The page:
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Changes to Employment Law, What this means for Employers

Posted By: Thomas Shaw, 8:15pm Thursday 02 July 2009    Print Article

As of the 1st of July 2009 a number of changes have come into effect relating to employment under the new Fair Work Regulations. The following blog post has been provided by LawLive.

One of the main changes for Small Businesses, is the change to the unfair dismissal laws. Previously Employers with fewer than 100 Employees were exempt from unfair dismissal laws, that has now changed and all Employers are now required to comply with unfair dismissal laws.

Within the unfair dismissal system, special arrangements apply for businesses with less than 15 "full-time equivalent" employees. Compared with larger businesses, smaller business receive;
  • Doubling of the minimum employment period from six to 12 months, during which time employees cannot take a claim for unfair dismissal, and
  • A short Fair Dismissal Code, which if followed by the business owner will ensure a dismissal is not unfair
This Fair Dismissal Code for Small Businesses requires the employer to give the employee a valid reason based of the employee's conduct or capacity to do the job, why the employee is at risk of being dismissed and a reasonable chance to rectify the problem.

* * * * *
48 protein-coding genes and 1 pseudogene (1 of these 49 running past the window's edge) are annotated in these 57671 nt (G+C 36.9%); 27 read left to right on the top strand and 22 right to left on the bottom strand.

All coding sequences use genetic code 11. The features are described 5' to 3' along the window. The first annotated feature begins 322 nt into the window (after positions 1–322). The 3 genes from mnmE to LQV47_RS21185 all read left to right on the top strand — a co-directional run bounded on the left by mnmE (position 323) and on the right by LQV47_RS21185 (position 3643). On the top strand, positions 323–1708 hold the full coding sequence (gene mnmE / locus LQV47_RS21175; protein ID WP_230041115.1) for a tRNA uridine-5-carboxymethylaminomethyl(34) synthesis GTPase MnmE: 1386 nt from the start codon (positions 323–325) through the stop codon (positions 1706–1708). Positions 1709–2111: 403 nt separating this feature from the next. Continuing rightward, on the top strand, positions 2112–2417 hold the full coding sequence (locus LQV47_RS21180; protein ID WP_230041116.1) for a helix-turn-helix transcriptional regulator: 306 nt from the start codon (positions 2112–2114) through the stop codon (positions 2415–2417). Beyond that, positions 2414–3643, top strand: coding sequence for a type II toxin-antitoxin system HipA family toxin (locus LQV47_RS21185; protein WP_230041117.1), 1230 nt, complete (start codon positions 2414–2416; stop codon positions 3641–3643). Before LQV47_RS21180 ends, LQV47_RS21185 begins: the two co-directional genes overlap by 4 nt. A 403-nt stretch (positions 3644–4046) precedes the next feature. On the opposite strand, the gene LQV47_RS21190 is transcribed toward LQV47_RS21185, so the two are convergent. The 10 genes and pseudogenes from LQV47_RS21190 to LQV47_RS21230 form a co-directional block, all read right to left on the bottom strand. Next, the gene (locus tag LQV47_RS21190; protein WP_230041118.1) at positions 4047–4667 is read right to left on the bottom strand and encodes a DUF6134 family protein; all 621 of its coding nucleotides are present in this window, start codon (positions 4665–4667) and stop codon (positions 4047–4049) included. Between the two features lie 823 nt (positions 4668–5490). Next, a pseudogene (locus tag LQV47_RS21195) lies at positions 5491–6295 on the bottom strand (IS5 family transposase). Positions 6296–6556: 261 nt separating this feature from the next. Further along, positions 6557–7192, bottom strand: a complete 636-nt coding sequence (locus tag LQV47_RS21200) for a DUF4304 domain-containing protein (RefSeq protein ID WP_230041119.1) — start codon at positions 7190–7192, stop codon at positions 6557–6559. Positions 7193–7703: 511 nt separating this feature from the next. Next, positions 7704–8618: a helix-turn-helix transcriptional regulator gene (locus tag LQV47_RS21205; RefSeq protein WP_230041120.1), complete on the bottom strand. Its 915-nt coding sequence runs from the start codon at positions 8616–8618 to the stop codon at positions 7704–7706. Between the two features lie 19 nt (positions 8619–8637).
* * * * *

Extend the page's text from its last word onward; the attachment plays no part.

By law, multiple notices are not required.

An important change to unfair dismissal is in the wording of the requirements for businesses that have had an unfair dismissal case bought against them, the fair dismissal code previously advised that an employer 'may be required to produce evidence of compliance', the code has been amended to now read than employer 'will be required to provide evidence'. Although a seemingly small change, it can have great ramifications.

To help avoid issues in dealing with unfair dismissal, it is important that all warnings be properly documented, and copies of any warnings given to employees are stored in their employee file. LawLive has a range of Warning Notices and Termination Notices available for these situations.

A fact sheet released by the Australian Government, includes further information on the changes to "Fair Dismissal" as well as a checklist to ensure that businesses comply with fair dismissal regulations.

LawLive helps you minimize your companies risks by getting all the legal documents your business requires. Cut down your legal costs by using LawLive's contracts & documents before seeing your Lawyer. All LawLive's contracts & documents are drafted by leading legal professionals, which ensures the professional quality of our contracts & documents.

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Article Tags: lawlive employment law legal advice fair work regulations unfair dismissal warning notices termination small business

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